The first wave of the 2022-23 North Atlantic Big-Wave Season was ridden at 8am on Sunday morning at Mullaghmore by the very same man who rode the very last wave of the 2021-22 North Atlantic Big-Wave Season; Devon-born, now Ireland-based surfer Taz Knight.
Let’s compare them a moment; Taz’s season-ending bomb in April was something very special. He dropped in beyond vertical, stuck the airdrop, wrestled his bottom turn into a crazy, roping tunnel and floated over a foamball section to see himself out of the barrel.
Taz’s season-opening bomb yesterday was something very… different. He stuck the airdrop but fell flat on his face while wrestling the bottom turn, got sucked over the falls, and broke his board.
Upon returning to the lineup with a backup, that was much smaller than he wanted, the usually over-frothed surfer was uncharacteristically low. I paddled out from the bluff and into the lineup with a giggly spirit and joined Taz and some hungry, young surfers, some famous, some just familiar — Nathan Florence, Tom Lowe, Conor Maguire, Tom Butler, Russell Bierke, Seamus “Shambles” McGoldrick — and a baker’s dozen others, which made for a tight crowd.
I’d spent the previous week trying to keep the nerves in check by keeping that giggly-spirit thing going. This was very late for the first swell of the season, I went the entirety of last winter without paddling a single wave at Mullaghmore, and the winter before that there was a drowning.
And as the oldest sea dog out there now, I feel like I’ve become a nagging auntie, going on and on about safety the way old ones go on about raincoats. Moaning about responsibility and commitment and reliability and the importance of having a plan… Luckily, Conor Maguire took pity on me, called a meeting, and came up with a plan before I managed to piss everyone off.
The safety plan was pretty radical — to have someone doing dedicated safety out there at Mullaghmore, all the time. I scoffed, dubious that anyone could maintain it out there, session after session, through the cold and the wind and the boredom. “They’ll last five sessions, maybe six,” I went on and on. “They’ll get cold, lose focus.”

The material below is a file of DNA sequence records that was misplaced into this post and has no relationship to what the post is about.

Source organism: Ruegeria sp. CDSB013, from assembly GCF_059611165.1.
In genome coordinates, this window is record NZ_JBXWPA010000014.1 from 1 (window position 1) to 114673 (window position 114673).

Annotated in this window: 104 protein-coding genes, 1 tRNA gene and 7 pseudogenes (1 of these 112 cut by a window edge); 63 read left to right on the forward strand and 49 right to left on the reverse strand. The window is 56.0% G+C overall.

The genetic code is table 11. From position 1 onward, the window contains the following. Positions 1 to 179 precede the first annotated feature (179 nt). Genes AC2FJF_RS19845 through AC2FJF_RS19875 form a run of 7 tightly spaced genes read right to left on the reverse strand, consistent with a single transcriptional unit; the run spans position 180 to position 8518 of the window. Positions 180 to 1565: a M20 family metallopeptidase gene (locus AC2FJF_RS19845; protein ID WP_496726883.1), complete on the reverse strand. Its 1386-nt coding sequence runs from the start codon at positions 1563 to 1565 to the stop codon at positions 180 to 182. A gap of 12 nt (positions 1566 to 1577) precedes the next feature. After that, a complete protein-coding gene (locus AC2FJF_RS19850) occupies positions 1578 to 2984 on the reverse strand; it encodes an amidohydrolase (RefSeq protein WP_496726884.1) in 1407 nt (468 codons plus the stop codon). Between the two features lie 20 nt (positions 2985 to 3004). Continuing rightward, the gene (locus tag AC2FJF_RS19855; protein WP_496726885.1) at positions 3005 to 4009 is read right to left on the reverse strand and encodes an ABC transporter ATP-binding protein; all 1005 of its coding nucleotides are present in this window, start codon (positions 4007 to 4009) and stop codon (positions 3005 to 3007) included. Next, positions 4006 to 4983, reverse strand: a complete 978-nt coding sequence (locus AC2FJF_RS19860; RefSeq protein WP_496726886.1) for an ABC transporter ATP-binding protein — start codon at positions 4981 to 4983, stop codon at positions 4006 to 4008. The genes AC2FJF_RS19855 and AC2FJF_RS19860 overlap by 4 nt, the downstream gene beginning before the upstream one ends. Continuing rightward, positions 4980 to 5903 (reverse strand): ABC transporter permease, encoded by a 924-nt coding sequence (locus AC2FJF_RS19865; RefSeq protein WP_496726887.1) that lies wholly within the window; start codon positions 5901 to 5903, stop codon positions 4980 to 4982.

Then Christopher McGloin looked me in the eyes and stated that he was in it for the duration, that he wanted to do this, that he would not quit. I’ve known Christopher for awhile about town, but this was the first time I sized him up. His gaze met mine and did not falter. This was a person with intent.
When I thought about it some more I realised the plan was brilliant. I could no longer stand on my soapbox and use safety patrol as an excuse to get out of paddling big, scary waves when they are too big and too scary. And just like that, we now have dedicated safety at Mullaghmore. Finally.
And it’s real simple: if you surf or shoot here, you pitch in some money so Chris gets paid for his time. Yesterday was his first go at it, and he did well. He pulled off tricky pickups all day long, usually involving bits of broken boards.
Eventually, I caught one. My first in two years. It was only a little one, but I made it to the channel and felt like I could do it again. And it was right about then that the session started slowing down. The tide bottomed out and the wind picked up and the swell seemed like it was getting smaller. There were still some big ones, but only one per set, and Tom Lowe was getting them. His determination, experience and stability is evident through every takeoff and every ride.
Prior to that, though, all the usual suspects got good ones: Ollie O’Flaherty, brought a determined head with him up from Lahinch and muscled his way into two bombs. Noah Lane, predictably, found a beauty. Russ Bierke spent the session completing beautiful waves to show how it’s done backside. And Nathan Florence figured it all out. He treated a windy, 15-foot slab at Mully the same way he’d treat an eight-foot inside ledge bomb at Pipe.
All I could do was sheepishly clap at the talent displayed and be somewhat embarrassed by my momentary doubt. I watched everyone ride some more beautiful waves, some rainbows and some brutal wipeouts before the tide came up and everyone made their way in. Except for Peter Conroy, who stayed out with Fionin to whip some bombs.
Tom Butler also found some heavy ones: "It was a special day of surfing in Ireland, haven’t surfed there in four years," said Tom.
"Had a warm up one and one proper one. Then we just scored G Spot, a survival session. Me, Nate Florence, Lowey, Russell Bierke. It’s such a special place and part of the world, nice to be back and seeing old faces and getting reacquainted with the wave. On a personal level, after being out for a while, it was just really nice to get back in amongst it, back to my happy place. Still just about got it."
I then went down to watch the show at another Irish slab, not too far from here. It looked a little like the North Shore. It was 10-foot plus with teeth. Throngs of spectators oohing and ahhing at perfect, spitting waves. Interviews being conducted on the beach. I watched from a distance and saw some extreme surfing history in the making. I overheard chat of going to surf a third, terrifying lefthand slab close by. But with that fresh giggly spirit, I felt like surfing something less serious, so I joined a dozen or so men and women at a fun little pointbreak that works on big swells.
It’s pretty much a turn or trick wave, but I took my Mully gun out there just to see what it felt like to go on sets again. It was just big enough to stir the senses after the nerve blender that is surfing Mullaghmore.